Einstein's Dreams | Study Guide

Alan Lightman

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Einstein's Dreams | 28 June 1905 | Summary



A grandmother scolds her son for eating too much at a picnic; soon thereafter the son leaps up to run after a flock of birds flying overhead. He is joined by others who have spotted the birds. One woman attempts to catch one bird perched in a tree, but it and the other birds are much too fast to catch. Each man and woman wants a bird because the birds are time—time that flutters and hops just ahead of them. By trapping a bird they hope to trap time. Only children are fast enough to trap the birds, but the children have no desire to stop time—they think time moves too slowly. Elderly people wish they could stop time for even a moment, but they are too old and slow to trap a bird. The rare adult who can trap a bird savors the moment of time but knows the bird will soon expire and time will proceed.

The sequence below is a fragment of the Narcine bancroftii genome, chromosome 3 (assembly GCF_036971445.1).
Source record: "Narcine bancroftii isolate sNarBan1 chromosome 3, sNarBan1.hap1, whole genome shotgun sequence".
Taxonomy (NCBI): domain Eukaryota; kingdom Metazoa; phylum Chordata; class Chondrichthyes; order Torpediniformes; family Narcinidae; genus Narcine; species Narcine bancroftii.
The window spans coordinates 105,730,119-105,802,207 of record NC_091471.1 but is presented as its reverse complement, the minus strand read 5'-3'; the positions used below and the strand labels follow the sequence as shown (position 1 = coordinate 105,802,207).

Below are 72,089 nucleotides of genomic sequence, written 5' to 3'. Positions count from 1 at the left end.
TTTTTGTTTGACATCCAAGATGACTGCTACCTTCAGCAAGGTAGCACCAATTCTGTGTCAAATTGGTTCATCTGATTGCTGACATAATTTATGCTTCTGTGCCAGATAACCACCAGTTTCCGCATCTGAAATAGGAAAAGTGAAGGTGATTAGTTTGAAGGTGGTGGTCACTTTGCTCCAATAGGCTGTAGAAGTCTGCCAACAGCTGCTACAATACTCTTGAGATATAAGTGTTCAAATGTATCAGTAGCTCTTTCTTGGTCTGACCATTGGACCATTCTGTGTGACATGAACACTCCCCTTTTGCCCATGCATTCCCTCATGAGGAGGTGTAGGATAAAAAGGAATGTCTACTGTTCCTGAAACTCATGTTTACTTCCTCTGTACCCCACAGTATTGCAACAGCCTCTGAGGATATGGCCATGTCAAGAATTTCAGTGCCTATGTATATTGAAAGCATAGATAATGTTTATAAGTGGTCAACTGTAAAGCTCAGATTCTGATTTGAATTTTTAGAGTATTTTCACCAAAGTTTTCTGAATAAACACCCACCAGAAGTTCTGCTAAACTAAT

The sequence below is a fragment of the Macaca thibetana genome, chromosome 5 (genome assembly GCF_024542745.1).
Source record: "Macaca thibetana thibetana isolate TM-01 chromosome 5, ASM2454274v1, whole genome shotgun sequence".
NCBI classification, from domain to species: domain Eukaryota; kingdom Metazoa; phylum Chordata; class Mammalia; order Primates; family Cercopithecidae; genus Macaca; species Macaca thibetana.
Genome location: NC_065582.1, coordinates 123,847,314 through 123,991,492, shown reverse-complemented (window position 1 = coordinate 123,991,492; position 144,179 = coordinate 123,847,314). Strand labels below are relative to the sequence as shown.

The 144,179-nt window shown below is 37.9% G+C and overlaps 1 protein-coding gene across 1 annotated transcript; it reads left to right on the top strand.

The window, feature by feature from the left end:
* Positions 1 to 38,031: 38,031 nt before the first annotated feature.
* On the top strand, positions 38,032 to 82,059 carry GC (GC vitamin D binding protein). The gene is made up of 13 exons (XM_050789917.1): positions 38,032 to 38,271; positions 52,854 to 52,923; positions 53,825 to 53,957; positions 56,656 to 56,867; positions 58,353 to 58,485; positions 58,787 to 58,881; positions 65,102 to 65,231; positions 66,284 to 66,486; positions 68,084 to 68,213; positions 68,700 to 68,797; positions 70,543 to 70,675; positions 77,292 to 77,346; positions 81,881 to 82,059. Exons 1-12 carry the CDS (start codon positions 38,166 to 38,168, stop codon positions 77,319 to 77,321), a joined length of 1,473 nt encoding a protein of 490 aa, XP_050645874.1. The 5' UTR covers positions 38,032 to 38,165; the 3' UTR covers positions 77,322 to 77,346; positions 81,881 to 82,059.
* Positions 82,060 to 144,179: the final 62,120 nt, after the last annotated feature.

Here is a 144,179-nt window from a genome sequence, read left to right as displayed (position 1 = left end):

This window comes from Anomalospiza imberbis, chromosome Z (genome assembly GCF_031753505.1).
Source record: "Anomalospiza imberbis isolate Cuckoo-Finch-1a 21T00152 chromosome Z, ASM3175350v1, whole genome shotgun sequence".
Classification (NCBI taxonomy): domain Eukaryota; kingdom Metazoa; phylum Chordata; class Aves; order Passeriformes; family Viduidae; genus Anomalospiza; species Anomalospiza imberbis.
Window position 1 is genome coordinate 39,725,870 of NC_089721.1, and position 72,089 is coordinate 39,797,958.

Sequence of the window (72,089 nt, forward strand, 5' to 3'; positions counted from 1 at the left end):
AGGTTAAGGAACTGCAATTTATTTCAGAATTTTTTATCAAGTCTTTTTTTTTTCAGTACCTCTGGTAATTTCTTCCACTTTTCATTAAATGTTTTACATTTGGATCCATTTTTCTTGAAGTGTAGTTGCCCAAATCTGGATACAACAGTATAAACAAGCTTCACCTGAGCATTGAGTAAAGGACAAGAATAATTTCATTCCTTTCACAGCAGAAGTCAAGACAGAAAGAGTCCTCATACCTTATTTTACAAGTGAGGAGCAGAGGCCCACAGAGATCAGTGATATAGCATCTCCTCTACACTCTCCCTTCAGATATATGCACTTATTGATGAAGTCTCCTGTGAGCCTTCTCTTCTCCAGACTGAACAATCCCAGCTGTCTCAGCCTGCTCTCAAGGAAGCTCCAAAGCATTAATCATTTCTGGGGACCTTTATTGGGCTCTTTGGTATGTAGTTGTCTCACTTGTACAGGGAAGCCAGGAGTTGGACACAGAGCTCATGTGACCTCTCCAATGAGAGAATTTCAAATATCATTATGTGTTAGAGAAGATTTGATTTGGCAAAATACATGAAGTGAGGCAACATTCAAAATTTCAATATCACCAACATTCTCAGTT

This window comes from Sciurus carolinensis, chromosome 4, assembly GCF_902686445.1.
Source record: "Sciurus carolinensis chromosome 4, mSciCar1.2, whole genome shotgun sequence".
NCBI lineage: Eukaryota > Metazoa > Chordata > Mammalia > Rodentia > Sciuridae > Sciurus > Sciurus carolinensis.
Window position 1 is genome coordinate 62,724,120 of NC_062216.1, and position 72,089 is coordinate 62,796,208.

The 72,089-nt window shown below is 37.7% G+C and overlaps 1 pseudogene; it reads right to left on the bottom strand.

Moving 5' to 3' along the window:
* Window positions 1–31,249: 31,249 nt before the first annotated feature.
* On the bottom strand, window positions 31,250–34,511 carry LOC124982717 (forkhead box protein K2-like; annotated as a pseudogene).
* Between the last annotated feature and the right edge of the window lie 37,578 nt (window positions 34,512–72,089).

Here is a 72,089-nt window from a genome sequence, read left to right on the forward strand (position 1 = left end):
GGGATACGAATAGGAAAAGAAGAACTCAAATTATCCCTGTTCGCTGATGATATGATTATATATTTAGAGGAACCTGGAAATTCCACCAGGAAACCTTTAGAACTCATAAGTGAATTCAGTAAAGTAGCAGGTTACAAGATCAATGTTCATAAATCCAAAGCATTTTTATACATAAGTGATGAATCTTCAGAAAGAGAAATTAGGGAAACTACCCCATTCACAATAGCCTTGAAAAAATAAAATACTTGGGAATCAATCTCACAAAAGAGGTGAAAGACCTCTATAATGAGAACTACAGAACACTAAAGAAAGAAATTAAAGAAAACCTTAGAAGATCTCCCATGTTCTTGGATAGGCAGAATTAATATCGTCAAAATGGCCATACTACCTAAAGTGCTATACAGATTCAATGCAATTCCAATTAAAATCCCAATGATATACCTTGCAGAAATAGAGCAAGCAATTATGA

This final dream emphasizes yet again the futility of trying to manipulate time; people invariably end up unhappy with the results. People chase the birds to trap a fleeting moment, but the moment will expire and die with the bird. Here Lightman continues his cautionary tale: attempting to hold on to time or slow it down only makes people forget to enjoy the present moment. The birds are powerful symbols; they signify that time is free and fast, not meant to be trapped but to fly unimpeded. Lightman also presents one final paradox about how people react to trapping moments: those with the most time left to live can catch the birds most easily and thus trap moments at will yet they have little interest in doing so; those at the end of their lives would love to trap the birds and gain every moment possible but they are too slow.

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